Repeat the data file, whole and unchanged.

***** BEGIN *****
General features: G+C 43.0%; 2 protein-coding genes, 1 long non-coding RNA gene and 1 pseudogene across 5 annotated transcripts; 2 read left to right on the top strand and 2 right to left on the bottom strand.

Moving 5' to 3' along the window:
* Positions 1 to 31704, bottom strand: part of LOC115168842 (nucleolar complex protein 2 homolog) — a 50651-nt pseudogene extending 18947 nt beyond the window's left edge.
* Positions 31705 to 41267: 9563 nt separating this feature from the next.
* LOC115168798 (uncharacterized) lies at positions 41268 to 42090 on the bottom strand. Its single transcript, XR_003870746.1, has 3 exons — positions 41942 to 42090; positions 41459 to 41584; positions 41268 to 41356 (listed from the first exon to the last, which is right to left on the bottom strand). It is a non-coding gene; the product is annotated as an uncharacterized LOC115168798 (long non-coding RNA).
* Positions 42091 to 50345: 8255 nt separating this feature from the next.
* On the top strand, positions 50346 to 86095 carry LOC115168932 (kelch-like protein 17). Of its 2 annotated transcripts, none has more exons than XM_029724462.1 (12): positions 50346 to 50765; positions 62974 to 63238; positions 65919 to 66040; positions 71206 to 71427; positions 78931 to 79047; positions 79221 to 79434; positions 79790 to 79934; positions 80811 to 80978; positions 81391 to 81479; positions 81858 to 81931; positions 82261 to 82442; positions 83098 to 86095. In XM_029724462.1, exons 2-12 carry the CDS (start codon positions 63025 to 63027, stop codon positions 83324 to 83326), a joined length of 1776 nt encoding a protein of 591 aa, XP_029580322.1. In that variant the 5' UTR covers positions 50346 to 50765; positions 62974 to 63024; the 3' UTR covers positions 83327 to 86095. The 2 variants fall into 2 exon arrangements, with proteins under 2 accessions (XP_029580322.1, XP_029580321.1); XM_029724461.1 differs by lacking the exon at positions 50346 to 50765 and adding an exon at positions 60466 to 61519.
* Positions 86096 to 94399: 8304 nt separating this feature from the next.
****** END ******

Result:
General features: G+C 43.0%; 2 protein-coding genes, 1 long non-coding RNA gene and 1 pseudogene across 5 annotated transcripts; 2 read left to right on the top strand and 2 right to left on the bottom strand.

Moving 5' to 3' along the window:
* Positions 1 to 31704, bottom strand: part of LOC115168842 (nucleolar complex protein 2 homolog) — a 50651-nt pseudogene extending 18947 nt beyond the window's left edge.
* Positions 31705 to 41267: 9563 nt separating this feature from the next.
* LOC115168798 (uncharacterized) lies at positions 41268 to 42090 on the bottom strand. Its single transcript, XR_003870746.1, has 3 exons — positions 41942 to 42090; positions 41459 to 41584; positions 41268 to 41356 (listed from the first exon to the last, which is right to left on the bottom strand). It is a non-coding gene; the product is annotated as an uncharacterized LOC115168798 (long non-coding RNA).
* Positions 42091 to 50345: 8255 nt separating this feature from the next.
* On the top strand, positions 50346 to 86095 carry LOC115168932 (kelch-like protein 17). Of its 2 annotated transcripts, none has more exons than XM_029724462.1 (12): positions 50346 to 50765; positions 62974 to 63238; positions 65919 to 66040; positions 71206 to 71427; positions 78931 to 79047; positions 79221 to 79434; positions 79790 to 79934; positions 80811 to 80978; positions 81391 to 81479; positions 81858 to 81931; positions 82261 to 82442; positions 83098 to 86095. In XM_029724462.1, exons 2-12 carry the CDS (start codon positions 63025 to 63027, stop codon positions 83324 to 83326), a joined length of 1776 nt encoding a protein of 591 aa, XP_029580322.1. In that variant the 5' UTR covers positions 50346 to 50765; positions 62974 to 63024; the 3' UTR covers positions 83327 to 86095. The 2 variants fall into 2 exon arrangements, with proteins under 2 accessions (XP_029580322.1, XP_029580321.1); XM_029724461.1 differs by lacking the exon at positions 50346 to 50765 and adding an exon at positions 60466 to 61519.
* Positions 86096 to 94399: 8304 nt separating this feature from the next.